On-trade

Alliance welcomes new personal injury guidelines

  The Alliance for Insurance Reform has welcomed confirmation from Government that the new Judicial Personal Injuries Guidelines will take effect in April.

 

The changes implemented by the Judicial Council and accelerated by Government should mean that the risk associated with every policy will reduce sharply.

The changes implemented by the Judicial Council and accelerated by Government should mean that the risk associated with every policy will reduce sharply.

AIR has also welcomed the sense of urgency in the Cabinet’s approval of plans by the Minister of Justice to implement the new guidelines.

“Now it’s time for insurers to outline very clearly how they intend to reduce premiums to reflect these developments,” said Peter Boland, Director of the Alliance.

Tracy Sheridan, owner of Kidspace play centres in Rathfarnham and Rathcoole in Dublin and director of the Alliance, added, “Insurers have repeatedly and consistently maintained to the Cost of Insurance Working Group, the Personal Injuries Commission, the Oireachtas Finance Committee and elsewhere that the cost of claims drives premium costs. This analysis has been verified by the Central Bank’s National Claims Information Database Private Motor Insurance Reports”.

The changes implemented by the Judicial Council and accelerated by Government should mean that the risk associated with every policy will reduce sharply.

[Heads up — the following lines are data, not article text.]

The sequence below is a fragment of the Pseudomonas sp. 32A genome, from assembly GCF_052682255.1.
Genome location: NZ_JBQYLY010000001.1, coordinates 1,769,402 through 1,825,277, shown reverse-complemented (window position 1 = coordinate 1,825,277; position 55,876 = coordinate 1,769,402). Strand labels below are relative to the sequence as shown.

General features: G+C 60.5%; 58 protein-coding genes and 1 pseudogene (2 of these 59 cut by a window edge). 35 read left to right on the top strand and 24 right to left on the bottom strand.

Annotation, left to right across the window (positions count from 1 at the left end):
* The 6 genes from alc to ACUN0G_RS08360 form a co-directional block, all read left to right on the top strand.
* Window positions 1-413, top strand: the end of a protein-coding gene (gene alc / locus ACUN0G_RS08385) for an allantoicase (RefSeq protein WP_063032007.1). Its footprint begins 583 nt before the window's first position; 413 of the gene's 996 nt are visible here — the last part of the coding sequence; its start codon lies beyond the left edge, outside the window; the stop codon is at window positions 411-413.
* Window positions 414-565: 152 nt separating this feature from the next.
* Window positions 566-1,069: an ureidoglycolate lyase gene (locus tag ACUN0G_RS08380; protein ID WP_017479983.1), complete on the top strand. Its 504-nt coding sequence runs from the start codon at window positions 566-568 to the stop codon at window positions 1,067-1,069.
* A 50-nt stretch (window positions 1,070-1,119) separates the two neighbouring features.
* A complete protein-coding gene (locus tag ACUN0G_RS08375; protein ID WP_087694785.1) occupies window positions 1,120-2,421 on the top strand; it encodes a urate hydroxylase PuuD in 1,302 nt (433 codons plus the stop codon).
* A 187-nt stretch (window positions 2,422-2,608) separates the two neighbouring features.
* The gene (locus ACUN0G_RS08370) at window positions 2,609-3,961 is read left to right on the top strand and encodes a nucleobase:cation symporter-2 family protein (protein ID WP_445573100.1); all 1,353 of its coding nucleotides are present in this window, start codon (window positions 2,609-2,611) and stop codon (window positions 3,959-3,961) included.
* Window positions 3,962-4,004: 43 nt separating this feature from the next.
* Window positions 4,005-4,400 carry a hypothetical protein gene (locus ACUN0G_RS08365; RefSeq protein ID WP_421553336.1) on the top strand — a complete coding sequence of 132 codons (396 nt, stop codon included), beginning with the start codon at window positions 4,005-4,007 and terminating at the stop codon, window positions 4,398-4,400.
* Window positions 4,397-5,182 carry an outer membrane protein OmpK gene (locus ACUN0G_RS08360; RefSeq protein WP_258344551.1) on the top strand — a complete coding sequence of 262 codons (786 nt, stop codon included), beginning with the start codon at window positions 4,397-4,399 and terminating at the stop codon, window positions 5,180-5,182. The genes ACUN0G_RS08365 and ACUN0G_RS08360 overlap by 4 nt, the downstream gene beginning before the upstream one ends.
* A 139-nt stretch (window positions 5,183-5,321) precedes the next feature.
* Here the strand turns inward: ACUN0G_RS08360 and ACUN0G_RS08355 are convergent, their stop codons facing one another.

“This must be immediately reflected in renewals for motor and liability insurance cover,”  she urged.

Eoin McCambridge, Managing Director of McCambridge’s of Galway, also  and Director of the Alliance, said that the Government must act robustly if necessary to ensure that the gains from the Judicial Guidelines and the Cabinet decision are passed on immediately and in full by insurers.

“Any delays or half-hearted measures will undermine the credibility of the reform process,” he stated, “Furthermore, if insurers do not deliver on the reasonable expectations of policyholders, Government must legislate to monitor and hold them to account in the way that the UK authorities recently have with insurers there, following reforms.”

Getting insurance costs down means cutting the general damages paid out for minor, fully-recovered injuries to reflect international norms. AIR has written to An Tánaiste Leo Varadkar in his role as Chair of the Cabinet Committee Sub-Group on Insurance Reform, asking Government to take control of the process and cap general damages such that damages for minor injuries are reduced by an average of 80% compared to the previous Book of Quantum guidelines. “Equally, the commitment to reform of PIAB and the rebalancing of the duty of care must now be accelerated,” Peter Boland concluded, “It must be remembered that. But in the meantime, insurers must act in good faith on the progress already made.”

 

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